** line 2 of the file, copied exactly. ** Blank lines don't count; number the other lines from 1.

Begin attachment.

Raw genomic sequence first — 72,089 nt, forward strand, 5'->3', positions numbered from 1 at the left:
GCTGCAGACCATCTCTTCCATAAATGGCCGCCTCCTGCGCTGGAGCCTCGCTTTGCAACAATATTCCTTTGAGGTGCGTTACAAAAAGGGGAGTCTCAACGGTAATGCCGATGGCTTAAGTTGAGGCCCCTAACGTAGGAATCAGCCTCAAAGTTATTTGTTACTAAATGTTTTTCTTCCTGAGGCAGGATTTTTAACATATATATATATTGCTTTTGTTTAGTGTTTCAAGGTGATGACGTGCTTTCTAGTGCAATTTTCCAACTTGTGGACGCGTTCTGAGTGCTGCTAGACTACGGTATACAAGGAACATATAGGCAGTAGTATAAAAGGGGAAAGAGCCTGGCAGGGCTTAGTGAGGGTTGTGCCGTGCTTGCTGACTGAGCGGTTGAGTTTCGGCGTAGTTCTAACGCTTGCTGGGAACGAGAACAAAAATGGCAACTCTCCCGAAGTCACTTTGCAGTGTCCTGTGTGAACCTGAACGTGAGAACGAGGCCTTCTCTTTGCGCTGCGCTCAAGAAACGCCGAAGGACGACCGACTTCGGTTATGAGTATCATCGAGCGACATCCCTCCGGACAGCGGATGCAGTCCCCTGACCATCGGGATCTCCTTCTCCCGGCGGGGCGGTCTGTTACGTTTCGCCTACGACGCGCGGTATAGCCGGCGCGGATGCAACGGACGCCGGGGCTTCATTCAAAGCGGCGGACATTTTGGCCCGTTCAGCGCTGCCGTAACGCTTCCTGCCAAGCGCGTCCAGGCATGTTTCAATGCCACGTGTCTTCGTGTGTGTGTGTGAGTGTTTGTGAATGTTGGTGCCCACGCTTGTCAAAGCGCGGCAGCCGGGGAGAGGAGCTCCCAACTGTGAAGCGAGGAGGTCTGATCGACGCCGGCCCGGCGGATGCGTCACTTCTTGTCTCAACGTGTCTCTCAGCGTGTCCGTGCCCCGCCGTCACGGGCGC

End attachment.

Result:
GCTGCAGACCATCTCTTCCATAAATGGCCGCCTCCTGCGCTGGAGCCTCGCTTTGCAACAATATTCCTTTGAGGTGCGTTACAAAAAGGGGAGTCTCAACGGTAATGCCGATGGCTTAAGTTGAGGCCCCTAACGTAGGAATCAGCCTCAAAGTTATTTGTTACTAAATGTTTTTCTTCCTGAGGCAGGATTTTTAACATATATATATATTGCTTTTGTTTAGTGTTTCAAGGTGATGACGTGCTTTCTAGTGCAATTTTCCAACTTGTGGACGCGTTCTGAGTGCTGCTAGACTACGGTATACAAGGAACATATAGGCAGTAGTATAAAAGGGGAAAGAGCCTGGCAGGGCTTAGTGAGGGTTGTGCCGTGCTTGCTGACTGAGCGGTTGAGTTTCGGCGTAGTTCTAACGCTTGCTGGGAACGAGAACAAAAATGGCAACTCTCCCGAAGTCACTTTGCAGTGTCCTGTGTGAACCTGAACGTGAGAACGAGGCCTTCTCTTTGCGCTGCGCTCAAGAAACGCCGAAGGACGACCGACTTCGGTTATGAGTATCATCGAGCGACATCCCTCCGGACAGCGGATGCAGTCCCCTGACCATCGGGATCTCCTTCTCCCGGCGGGGCGGTCTGTTACGTTTCGCCTACGACGCGCGGTATAGCCGGCGCGGATGCAACGGACGCCGGGGCTTCATTCAAAGCGGCGGACATTTTGGCCCGTTCAGCGCTGCCGTAACGCTTCCTGCCAAGCGCGTCCAGGCATGTTTCAATGCCACGTGTCTTCGTGTGTGTGTGTGAGTGTTTGTGAATGTTGGTGCCCACGCTTGTCAAAGCGCGGCAGCCGGGGAGAGGAGCTCCCAACTGTGAAGCGAGGAGGTCTGATCGACGCCGGCCCGGCGGATGCGTCACTTCTTGTCTCAACGTGTCTCTCAGCGTGTCCGTGCCCCGCCGTCACGGGCGC